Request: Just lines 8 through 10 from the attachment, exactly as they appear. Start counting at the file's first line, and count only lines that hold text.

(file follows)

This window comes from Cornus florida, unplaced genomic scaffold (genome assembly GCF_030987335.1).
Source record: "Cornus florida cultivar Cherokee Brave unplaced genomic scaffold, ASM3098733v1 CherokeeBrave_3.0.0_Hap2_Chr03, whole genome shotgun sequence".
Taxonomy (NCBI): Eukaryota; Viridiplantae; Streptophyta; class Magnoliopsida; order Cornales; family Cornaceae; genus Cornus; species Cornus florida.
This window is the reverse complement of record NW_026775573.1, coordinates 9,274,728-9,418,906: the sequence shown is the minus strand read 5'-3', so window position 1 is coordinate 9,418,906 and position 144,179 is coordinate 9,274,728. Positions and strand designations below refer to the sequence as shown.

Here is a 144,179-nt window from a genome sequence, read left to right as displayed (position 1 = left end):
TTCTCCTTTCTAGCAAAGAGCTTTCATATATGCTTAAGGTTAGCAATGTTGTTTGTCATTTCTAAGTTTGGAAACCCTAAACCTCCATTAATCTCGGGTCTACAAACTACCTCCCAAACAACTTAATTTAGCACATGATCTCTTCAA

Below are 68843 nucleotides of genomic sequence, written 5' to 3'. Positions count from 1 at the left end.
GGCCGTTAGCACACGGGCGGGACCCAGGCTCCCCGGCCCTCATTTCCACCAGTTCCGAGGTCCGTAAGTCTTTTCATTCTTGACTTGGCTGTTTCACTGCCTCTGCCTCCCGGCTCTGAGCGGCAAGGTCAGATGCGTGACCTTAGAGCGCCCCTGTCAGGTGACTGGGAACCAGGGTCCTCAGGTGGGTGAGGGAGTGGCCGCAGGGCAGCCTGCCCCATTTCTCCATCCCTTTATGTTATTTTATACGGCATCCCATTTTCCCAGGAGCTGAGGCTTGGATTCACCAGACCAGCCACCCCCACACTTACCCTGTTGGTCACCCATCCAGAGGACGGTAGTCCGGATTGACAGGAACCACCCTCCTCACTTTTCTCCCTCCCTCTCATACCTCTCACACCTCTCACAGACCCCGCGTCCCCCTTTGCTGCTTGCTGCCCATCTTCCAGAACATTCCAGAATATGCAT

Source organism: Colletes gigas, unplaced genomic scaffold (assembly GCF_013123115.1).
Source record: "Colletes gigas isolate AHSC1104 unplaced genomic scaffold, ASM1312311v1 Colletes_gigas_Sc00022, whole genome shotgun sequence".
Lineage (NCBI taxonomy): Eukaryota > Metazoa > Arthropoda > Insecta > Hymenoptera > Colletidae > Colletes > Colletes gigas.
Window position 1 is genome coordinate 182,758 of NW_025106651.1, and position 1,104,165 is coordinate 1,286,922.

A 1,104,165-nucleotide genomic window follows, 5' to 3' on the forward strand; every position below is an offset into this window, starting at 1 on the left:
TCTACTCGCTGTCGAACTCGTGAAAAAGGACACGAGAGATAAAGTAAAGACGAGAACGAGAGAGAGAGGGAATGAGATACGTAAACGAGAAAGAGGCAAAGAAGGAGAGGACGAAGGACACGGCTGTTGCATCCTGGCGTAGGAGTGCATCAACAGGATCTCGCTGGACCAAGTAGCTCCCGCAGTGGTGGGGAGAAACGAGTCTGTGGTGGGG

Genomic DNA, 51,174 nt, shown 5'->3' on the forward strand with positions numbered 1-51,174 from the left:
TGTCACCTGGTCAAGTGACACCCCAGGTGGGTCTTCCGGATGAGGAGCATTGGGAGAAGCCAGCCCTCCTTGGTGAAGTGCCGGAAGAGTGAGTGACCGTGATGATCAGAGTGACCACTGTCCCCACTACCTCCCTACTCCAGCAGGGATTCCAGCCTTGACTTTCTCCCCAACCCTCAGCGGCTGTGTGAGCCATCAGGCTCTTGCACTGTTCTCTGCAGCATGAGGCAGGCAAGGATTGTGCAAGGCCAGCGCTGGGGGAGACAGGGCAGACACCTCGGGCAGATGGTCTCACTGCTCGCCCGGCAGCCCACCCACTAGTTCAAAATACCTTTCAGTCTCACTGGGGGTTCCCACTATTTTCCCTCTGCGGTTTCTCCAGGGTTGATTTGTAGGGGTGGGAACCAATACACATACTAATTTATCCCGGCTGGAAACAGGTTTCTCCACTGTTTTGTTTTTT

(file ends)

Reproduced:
GGCCGTTAGCACACGGGCGGGACCCAGGCTCCCCGGCCCTCATTTCCACCAGTTCCGAGGTCCGTAAGTCTTTTCATTCTTGACTTGGCTGTTTCACTGCCTCTGCCTCCCGGCTCTGAGCGGCAAGGTCAGATGCGTGACCTTAGAGCGCCCCTGTCAGGTGACTGGGAACCAGGGTCCTCAGGTGGGTGAGGGAGTGGCCGCAGGGCAGCCTGCCCCATTTCTCCATCCCTTTATGTTATTTTATACGGCATCCCATTTTCCCAGGAGCTGAGGCTTGGATTCACCAGACCAGCCACCCCCACACTTACCCTGTTGGTCACCCATCCAGAGGACGGTAGTCCGGATTGACAGGAACCACCCTCCTCACTTTTCTCCCTCCCTCTCATACCTCTCACACCTCTCACAGACCCCGCGTCCCCCTTTGCTGCTTGCTGCCCATCTTCCAGAACATTCCAGAATATGCAT

Source organism: Colletes gigas, unplaced genomic scaffold (assembly GCF_013123115.1).
Source record: "Colletes gigas isolate AHSC1104 unplaced genomic scaffold, ASM1312311v1 Colletes_gigas_Sc00022, whole genome shotgun sequence".